Tuesday, April 3, 2012

Your Balance Needs Change, Trust Me

A friend sent me an interesting article in Forbes with the tantalizing title, Shattering the Work/Life Balance Myth. The author describes a mentoring session with a group of women MBAs who asked nervously about post-graduation work/life balance.

The author decided to lead the group on a quest for the definition of work-life balance (none could be derived) and how that changed over the course of a woman's life.

My older two children were born during my second year of MBA studies at Georgetown University, a month a half early, cluing me in pretty early that this Type A, plan everything woman was no longer in charge.

Upon graduation, I thought I had it all figured out: a somewhat-flexible schedule for both me and my husband and a full-time nanny so that we each were in charge of the babies for equal 8 hour increments. Then, upon their second birthday, the speech pathologist strongly urged us to enroll the boys in preschool. OK fine, but preschool tuition x2 AND a full-time nanny meant I was in the red for working. So a new daycare solution, and work schedule were in order. Fast forward two years, and the twins head to kindergarten and we've added another son; once again, new work schedule, new care solution.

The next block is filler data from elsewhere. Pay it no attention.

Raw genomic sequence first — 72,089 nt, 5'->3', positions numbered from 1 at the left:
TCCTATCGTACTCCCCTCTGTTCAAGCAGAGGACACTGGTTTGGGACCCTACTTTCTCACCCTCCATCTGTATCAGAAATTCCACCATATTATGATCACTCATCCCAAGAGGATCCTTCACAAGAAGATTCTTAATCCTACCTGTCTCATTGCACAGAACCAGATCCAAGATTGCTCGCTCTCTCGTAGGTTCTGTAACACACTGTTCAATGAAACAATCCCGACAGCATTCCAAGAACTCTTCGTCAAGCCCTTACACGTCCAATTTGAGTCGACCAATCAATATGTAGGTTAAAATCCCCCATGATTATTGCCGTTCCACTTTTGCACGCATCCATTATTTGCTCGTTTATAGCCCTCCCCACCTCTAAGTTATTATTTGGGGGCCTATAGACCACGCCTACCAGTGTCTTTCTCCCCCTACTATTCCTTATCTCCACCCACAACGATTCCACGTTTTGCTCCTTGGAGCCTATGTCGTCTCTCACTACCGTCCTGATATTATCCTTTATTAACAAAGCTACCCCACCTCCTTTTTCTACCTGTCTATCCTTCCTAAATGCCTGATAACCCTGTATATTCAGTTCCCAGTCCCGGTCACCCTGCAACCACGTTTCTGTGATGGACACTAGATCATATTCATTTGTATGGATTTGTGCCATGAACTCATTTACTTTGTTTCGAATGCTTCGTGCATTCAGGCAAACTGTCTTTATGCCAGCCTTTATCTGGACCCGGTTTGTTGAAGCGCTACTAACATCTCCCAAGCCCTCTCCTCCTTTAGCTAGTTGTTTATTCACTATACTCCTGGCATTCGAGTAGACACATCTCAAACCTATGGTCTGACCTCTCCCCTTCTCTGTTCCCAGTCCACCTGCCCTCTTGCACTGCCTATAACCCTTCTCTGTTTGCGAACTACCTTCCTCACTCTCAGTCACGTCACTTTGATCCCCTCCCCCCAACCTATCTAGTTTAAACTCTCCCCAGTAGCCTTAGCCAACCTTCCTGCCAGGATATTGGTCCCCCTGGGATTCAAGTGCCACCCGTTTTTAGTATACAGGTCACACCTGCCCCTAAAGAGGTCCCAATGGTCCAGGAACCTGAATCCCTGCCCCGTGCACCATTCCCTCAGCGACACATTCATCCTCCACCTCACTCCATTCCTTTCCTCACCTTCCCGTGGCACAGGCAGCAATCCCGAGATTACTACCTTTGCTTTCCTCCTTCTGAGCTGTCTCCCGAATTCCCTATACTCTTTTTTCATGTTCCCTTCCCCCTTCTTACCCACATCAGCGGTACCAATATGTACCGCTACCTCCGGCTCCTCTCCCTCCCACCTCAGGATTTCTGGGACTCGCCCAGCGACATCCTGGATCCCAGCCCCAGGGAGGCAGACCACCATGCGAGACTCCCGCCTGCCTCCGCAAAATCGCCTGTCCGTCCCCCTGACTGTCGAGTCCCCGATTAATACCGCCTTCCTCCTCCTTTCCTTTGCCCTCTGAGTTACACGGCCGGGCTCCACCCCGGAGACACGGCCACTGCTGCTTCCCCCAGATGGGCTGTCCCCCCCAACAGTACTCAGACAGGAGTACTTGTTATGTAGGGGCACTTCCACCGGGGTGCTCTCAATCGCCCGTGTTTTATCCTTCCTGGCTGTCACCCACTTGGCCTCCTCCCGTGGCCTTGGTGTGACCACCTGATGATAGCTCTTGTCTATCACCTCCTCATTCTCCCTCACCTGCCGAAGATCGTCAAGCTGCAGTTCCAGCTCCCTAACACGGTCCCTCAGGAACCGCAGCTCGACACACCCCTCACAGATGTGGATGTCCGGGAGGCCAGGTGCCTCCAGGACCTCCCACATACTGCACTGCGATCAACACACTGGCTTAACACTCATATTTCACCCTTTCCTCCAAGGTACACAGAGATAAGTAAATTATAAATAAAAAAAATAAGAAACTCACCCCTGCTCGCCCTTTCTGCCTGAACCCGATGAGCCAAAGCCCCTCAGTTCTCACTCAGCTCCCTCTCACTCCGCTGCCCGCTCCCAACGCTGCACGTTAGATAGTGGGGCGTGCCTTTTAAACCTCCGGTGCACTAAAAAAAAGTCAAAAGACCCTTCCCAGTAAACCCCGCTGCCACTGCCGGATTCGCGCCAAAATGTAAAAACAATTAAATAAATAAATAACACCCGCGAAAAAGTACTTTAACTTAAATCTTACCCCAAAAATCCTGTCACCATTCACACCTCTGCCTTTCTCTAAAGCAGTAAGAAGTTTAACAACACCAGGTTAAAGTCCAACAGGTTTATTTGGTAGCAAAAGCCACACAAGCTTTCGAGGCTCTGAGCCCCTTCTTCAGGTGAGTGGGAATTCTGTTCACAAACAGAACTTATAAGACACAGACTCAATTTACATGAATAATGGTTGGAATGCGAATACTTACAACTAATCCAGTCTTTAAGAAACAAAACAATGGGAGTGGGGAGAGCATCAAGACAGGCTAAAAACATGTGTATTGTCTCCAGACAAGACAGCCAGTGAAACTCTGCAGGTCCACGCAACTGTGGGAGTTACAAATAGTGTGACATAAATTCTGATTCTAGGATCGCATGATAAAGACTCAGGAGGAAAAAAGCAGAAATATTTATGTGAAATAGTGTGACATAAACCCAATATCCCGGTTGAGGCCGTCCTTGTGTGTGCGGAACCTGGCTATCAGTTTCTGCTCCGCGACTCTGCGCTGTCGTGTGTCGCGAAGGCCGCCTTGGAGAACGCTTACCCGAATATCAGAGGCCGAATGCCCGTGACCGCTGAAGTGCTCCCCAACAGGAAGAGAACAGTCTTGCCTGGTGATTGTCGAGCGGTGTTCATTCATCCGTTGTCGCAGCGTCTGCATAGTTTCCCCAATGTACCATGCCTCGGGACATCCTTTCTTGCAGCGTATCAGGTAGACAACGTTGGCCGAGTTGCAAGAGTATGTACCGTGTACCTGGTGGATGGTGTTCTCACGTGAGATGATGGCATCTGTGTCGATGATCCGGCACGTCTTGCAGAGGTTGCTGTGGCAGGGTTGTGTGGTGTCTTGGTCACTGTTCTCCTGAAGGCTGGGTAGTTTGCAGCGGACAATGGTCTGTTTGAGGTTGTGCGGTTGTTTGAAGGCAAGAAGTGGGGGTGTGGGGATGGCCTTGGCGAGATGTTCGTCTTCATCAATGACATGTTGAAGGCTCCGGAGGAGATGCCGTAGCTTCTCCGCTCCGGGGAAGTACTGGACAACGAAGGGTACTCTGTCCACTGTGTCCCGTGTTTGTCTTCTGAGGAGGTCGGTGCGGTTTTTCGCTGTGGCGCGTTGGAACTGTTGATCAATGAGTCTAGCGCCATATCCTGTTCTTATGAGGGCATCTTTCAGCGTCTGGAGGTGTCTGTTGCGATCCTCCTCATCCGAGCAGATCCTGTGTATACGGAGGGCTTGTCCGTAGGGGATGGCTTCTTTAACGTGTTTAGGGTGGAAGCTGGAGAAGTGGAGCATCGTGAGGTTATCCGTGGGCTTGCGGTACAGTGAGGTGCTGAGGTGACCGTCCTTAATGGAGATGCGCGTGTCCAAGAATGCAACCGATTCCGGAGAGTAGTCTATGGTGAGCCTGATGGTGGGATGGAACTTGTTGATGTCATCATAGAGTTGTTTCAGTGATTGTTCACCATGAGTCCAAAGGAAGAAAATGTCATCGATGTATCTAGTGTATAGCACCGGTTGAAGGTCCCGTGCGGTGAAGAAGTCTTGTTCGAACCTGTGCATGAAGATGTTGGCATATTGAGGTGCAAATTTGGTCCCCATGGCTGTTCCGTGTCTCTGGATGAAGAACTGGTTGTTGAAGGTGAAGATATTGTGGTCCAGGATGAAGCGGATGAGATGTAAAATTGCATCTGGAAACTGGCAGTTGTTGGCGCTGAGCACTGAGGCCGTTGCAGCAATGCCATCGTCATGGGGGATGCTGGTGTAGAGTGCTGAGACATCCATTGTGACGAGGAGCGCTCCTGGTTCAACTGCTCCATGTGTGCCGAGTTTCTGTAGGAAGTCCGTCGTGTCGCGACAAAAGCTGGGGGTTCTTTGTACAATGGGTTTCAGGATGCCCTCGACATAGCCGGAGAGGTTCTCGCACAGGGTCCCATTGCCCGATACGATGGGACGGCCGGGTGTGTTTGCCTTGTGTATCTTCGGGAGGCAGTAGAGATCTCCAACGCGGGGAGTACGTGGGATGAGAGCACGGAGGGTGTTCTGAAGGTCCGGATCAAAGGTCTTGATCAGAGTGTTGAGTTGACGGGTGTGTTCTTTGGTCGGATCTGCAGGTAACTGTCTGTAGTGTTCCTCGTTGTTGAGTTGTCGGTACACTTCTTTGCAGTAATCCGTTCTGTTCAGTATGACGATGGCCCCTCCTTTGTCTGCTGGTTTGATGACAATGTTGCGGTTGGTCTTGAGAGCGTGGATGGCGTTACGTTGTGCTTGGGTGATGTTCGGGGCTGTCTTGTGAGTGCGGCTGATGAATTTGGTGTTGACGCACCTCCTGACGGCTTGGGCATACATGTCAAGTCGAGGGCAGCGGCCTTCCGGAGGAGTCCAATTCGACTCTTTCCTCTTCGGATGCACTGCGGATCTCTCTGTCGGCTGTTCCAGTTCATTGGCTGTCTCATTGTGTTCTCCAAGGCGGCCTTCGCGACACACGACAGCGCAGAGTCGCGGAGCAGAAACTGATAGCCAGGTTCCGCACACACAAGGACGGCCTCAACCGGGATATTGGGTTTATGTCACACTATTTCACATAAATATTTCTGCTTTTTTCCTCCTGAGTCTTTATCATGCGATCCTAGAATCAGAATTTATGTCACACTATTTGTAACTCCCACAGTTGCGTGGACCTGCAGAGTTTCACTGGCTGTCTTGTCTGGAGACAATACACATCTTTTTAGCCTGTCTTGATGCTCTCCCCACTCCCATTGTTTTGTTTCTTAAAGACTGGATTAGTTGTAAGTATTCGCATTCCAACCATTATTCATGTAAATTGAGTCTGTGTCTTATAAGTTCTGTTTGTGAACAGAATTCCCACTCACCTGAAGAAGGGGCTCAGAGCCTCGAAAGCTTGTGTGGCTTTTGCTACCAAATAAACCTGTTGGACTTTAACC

My twins turned 10 this weekend and a decade into working motherhood I can say without a doubt: your flexibility requirements and work/life balance goals will change, sometimes monthly!

Come September, 4 Momentum babies will head to kindergarten, including my youngest son. Again, new schedule, new care scenario.

If these needs evolve annually (monthly? daily?) and even a bunch of super-smart women MBAs can't derive a definition of work-life balance , how can working parents negotiate the best flexibility scenario with their employers?
  • Remember, it's still an employer's market. When developing a flexibility request plan, address all potential concerns your manager might come up with up front, head on. Build in metrics for evaluation, propose a 30 day trial period and be gracious and appreciative.
  • Knock their socks off. Be the best in your job, deliver consistently above-average results, be responsive, and don't give your boss any reason to say "no" to a specific request.
  • Be Patient. Even if the answer is "no" to a current flexibility request, chances are your business environment will change (management turnover, policy change, etc) or your needs will change.